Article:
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24, the usually quiet streets of Philadelphia rang with the clatter of a galloping horse, bearing the messenger whom Washington had sent to carry the splendid news to Congress. Soon the night watchman, pacing sleepily upon his rounds, was crying in drawling tone, “Past three o'clock, and Cornwallis is taken!" Windows and doors were quickly thrown open, men shouted to each other to wake up the town,


Painting by Trumbull in the Capitol THE SURRENDER OF CORNWALLIS The painting represents the moment when officers of the British army, conducted by General Lincoln,

are passing between the lines of the French on one side and the Americans on the other

bells clanged noisily, and until dawn the streets were filled with a joyous people, now eager to shout the praises of the brave and energetic Washington.

The report spread quickly to other cities and towns, where bonfires soon blazed on the greens, residences were alight with candles in the windows, processions of people marched and sang, and orators gave voice to patriotic sentiments.

193. The effect in England. A month later, November

27, the Prime Minister of Great Britain, Lord North, received the sorrowful news. Shaken with excitement, he cried, wildly, “ It is all over! It is all over!” King George blustered, and talked of abdicating, but later said that he was glad enough to be rid of these troublesome Americans. On the other hand, the many English sympathizers with our country openly rejoiced; and Paris itself was never gayer, for the French fleet had enabled the Americans to win a brilliant victory in behalf of human liberty.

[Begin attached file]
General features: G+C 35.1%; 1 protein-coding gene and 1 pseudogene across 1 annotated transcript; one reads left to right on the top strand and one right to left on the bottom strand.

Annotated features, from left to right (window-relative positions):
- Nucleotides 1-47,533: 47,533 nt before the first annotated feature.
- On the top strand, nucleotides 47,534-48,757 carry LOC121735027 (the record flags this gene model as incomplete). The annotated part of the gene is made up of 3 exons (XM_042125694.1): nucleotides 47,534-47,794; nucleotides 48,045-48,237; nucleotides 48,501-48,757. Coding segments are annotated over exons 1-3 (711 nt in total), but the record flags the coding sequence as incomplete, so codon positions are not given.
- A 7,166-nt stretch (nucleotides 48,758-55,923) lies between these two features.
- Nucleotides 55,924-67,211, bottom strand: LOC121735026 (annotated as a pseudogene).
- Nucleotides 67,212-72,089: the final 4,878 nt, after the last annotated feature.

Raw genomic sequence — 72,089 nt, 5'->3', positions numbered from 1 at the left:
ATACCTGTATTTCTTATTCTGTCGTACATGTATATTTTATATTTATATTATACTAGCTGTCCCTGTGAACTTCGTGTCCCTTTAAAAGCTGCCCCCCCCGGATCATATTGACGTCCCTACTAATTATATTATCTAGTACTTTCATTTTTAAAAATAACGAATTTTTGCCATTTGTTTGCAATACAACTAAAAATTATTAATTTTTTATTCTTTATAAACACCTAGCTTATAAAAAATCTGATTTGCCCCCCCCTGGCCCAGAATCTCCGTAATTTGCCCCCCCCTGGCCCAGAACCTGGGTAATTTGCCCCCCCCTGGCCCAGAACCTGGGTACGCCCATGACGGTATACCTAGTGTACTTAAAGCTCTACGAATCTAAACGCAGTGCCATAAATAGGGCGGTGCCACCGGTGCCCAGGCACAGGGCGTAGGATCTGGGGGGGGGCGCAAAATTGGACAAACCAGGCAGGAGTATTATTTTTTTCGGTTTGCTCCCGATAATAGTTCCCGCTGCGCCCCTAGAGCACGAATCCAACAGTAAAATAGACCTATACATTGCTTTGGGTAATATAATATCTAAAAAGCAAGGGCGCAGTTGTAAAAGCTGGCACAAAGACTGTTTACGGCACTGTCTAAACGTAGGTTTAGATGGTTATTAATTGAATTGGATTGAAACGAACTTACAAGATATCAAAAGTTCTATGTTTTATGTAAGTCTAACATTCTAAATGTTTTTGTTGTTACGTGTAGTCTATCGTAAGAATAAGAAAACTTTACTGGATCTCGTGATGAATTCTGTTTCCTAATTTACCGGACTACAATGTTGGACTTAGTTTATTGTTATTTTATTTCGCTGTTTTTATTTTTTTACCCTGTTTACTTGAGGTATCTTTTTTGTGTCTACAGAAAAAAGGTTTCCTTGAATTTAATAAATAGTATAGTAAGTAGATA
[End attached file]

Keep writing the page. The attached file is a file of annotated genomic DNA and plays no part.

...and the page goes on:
In time the Revolution brought greater freedom to Englishmen as well as to Americans, and in all parts of Europe it encouraged the friends of democracy. Thus was the contest a turning-point in the history of European as well as American liberty.

194. The treaty of peace, and evacuation of New York. When Parliament met, in 1782, King George declared to its members, with tears in his eyes, that he was at last willing to have his American colonies form an independent nation; but he generously hoped that“ religion, interest, and affection might prove a bond of permanent union between the two countries."

The treaty of peace between Great Britain and the United States was signed at Paris on September 3, 1783. To our nation was granted the whole region lying east of the Mississippi River, south of Canada, and north of Florida — which latter country, then including parts of Alabama, Mississippi, and Louisiana, Great Britain had returned to Spain.

When the news of the signing of the treaty reached New York, the British army, which had continued to occupy Manhattan Island, returned to England. Thereupon Washington and his troops marched into the city (November 25, 1783), and the day and night were given up to bonfires, fireworks, and a farewell dinner to those of the American

1 During the last two years of the Revolution, Spain, which was engaged in the same general European war as was France, aided the United States by capturing Natchez, Mobile, Pensacola, and other British settlements in the far South.